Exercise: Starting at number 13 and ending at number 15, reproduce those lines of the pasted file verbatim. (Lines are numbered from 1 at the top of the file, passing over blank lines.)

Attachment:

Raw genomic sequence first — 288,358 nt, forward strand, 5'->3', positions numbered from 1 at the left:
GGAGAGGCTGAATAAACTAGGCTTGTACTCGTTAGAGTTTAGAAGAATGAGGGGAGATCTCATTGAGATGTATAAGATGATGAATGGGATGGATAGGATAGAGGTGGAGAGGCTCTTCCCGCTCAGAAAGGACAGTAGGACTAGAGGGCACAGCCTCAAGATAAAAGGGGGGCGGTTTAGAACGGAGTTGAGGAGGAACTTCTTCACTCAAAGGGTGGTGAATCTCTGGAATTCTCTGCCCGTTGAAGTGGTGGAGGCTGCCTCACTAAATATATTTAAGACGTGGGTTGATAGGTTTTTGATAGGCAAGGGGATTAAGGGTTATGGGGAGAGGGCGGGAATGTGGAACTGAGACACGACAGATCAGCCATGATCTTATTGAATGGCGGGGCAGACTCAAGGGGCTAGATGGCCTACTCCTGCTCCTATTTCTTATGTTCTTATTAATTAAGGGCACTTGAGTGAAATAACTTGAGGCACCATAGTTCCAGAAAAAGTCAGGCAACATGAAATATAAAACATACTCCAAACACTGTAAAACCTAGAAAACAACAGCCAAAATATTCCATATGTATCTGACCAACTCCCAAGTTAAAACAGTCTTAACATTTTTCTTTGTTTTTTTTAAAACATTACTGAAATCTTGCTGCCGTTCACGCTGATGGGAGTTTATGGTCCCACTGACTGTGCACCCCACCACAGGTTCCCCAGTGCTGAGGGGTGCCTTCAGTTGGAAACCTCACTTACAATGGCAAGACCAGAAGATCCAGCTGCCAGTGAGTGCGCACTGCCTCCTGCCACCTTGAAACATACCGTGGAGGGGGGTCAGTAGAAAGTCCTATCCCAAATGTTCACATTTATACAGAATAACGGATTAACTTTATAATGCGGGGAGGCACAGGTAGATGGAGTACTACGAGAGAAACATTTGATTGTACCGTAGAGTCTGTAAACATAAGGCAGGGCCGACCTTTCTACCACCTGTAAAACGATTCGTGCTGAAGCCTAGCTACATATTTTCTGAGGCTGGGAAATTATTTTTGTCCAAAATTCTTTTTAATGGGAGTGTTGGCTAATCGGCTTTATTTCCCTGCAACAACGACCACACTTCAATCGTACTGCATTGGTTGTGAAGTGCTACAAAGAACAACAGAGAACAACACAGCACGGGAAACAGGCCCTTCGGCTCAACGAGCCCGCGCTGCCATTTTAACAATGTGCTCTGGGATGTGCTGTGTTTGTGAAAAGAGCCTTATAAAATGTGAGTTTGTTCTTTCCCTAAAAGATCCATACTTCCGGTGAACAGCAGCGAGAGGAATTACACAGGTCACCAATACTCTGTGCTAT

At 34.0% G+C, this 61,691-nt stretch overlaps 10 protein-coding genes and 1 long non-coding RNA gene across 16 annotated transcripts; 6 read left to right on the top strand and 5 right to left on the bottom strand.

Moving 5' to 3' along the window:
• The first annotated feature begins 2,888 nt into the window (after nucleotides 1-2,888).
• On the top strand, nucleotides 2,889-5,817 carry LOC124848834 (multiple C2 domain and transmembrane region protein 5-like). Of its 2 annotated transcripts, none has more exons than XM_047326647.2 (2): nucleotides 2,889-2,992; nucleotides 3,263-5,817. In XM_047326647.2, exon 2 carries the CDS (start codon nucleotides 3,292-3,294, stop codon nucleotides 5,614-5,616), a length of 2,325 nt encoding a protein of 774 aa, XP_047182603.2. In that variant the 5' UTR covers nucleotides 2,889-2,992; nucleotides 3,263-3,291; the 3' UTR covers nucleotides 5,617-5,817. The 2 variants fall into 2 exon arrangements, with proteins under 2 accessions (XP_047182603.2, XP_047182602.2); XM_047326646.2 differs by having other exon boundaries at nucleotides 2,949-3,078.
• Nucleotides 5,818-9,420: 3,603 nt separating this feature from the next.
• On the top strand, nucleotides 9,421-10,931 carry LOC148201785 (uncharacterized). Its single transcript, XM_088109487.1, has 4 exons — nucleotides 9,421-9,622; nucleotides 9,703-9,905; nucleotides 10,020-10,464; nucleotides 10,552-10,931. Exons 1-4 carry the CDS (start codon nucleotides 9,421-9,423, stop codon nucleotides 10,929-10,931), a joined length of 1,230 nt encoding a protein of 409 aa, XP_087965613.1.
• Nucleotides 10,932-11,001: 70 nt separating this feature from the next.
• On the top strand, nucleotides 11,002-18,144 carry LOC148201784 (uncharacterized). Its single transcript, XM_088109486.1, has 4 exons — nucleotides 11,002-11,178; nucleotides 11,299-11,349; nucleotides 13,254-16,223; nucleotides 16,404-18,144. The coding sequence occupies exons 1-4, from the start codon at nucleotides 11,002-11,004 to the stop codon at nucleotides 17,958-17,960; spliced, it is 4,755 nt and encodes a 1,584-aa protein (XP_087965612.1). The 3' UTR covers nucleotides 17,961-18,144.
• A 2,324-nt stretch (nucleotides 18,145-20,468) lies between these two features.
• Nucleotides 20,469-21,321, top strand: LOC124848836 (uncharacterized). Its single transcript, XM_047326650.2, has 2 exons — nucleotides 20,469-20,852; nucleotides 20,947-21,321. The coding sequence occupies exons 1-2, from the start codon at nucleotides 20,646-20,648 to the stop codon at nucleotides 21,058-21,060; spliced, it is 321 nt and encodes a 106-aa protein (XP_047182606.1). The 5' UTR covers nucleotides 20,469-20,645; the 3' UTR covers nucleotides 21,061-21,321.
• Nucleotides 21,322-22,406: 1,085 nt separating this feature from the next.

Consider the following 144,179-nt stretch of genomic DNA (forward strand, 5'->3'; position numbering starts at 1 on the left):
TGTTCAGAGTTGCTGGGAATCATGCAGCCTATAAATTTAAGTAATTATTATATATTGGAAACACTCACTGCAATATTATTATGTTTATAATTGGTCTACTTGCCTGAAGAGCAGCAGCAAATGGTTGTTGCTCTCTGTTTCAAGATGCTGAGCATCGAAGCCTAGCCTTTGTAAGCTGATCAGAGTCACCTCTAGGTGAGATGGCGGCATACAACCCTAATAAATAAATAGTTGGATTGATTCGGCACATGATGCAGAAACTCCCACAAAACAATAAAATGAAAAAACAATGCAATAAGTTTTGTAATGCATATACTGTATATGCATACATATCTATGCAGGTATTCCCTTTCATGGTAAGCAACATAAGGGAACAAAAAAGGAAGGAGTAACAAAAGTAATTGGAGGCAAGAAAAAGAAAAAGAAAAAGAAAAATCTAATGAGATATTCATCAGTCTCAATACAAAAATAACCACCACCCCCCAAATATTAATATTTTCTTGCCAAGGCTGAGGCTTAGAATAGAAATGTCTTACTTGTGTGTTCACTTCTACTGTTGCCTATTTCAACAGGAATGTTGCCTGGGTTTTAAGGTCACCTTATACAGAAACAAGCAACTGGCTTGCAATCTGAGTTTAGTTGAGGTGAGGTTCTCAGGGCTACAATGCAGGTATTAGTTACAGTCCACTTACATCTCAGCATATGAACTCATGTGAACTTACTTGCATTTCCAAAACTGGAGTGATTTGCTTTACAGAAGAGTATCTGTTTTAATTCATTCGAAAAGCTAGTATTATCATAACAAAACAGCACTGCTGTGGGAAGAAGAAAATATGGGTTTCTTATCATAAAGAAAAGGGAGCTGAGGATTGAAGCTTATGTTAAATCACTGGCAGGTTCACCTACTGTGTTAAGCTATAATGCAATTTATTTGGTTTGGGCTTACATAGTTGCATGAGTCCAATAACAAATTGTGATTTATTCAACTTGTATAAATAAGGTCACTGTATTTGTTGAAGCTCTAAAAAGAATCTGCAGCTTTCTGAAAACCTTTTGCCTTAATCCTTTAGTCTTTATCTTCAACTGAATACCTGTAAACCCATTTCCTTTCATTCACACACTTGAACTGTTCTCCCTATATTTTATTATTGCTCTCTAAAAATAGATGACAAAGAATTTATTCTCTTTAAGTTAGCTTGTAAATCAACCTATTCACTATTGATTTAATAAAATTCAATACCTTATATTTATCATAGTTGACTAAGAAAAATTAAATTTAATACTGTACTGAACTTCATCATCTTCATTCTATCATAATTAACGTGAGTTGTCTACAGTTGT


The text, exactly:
• Nucleotides 21,322-22,406: 1,085 nt separating this feature from the next.

Consider the following 144,179-nt stretch of genomic DNA (forward strand, 5'->3'; position numbering starts at 1 on the left):
TGTTCAGAGTTGCTGGGAATCATGCAGCCTATAAATTTAAGTAATTATTATATATTGGAAACACTCACTGCAATATTATTATGTTTATAATTGGTCTACTTGCCTGAAGAGCAGCAGCAAATGGTTGTTGCTCTCTGTTTCAAGATGCTGAGCATCGAAGCCTAGCCTTTGTAAGCTGATCAGAGTCACCTCTAGGTGAGATGGCGGCATACAACCCTAATAAATAAATAGTTGGATTGATTCGGCACATGATGCAGAAACTCCCACAAAACAATAAAATGAAAAAACAATGCAATAAGTTTTGTAATGCATATACTGTATATGCATACATATCTATGCAGGTATTCCCTTTCATGGTAAGCAACATAAGGGAACAAAAAAGGAAGGAGTAACAAAAGTAATTGGAGGCAAGAAAAAGAAAAAGAAAAAGAAAAATCTAATGAGATATTCATCAGTCTCAATACAAAAATAACCACCACCCCCCAAATATTAATATTTTCTTGCCAAGGCTGAGGCTTAGAATAGAAATGTCTTACTTGTGTGTTCACTTCTACTGTTGCCTATTTCAACAGGAATGTTGCCTGGGTTTTAAGGTCACCTTATACAGAAACAAGCAACTGGCTTGCAATCTGAGTTTAGTTGAGGTGAGGTTCTCAGGGCTACAATGCAGGTATTAGTTACAGTCCACTTACATCTCAGCATATGAACTCATGTGAACTTACTTGCATTTCCAAAACTGGAGTGATTTGCTTTACAGAAGAGTATCTGTTTTAATTCATTCGAAAAGCTAGTATTATCATAACAAAACAGCACTGCTGTGGGAAGAAGAAAATATGGGTTTCTTATCATAAAGAAAAGGGAGCTGAGGATTGAAGCTTATGTTAAATCACTGGCAGGTTCACCTACTGTGTTAAGCTATAATGCAATTTATTTGGTTTGGGCTTACATAGTTGCATGAGTCCAATAACAAATTGTGATTTATTCAACTTGTATAAATAAGGTCACTGTATTTGTTGAAGCTCTAAAAAGAATCTGCAGCTTTCTGAAAACCTTTTGCCTTAATCCTTTAGTCTTTATCTTCAACTGAATACCTGTAAACCCATTTCCTTTCATTCACACACTTGAACTGTTCTCCCTATATTTTATTATTGCTCTCTAAAAATAGATGACAAAGAATTTATTCTCTTTAAGTTAGCTTGTAAATCAACCTATTCACTATTGATTTAATAAAATTCAATACCTTATATTTATCATAGTTGACTAAGAAAAATTAAATTTAATACTGTACTGAACTTCATCATCTTCATTCTATCATAATTAACGTGAGTTGTCTACAGTTGT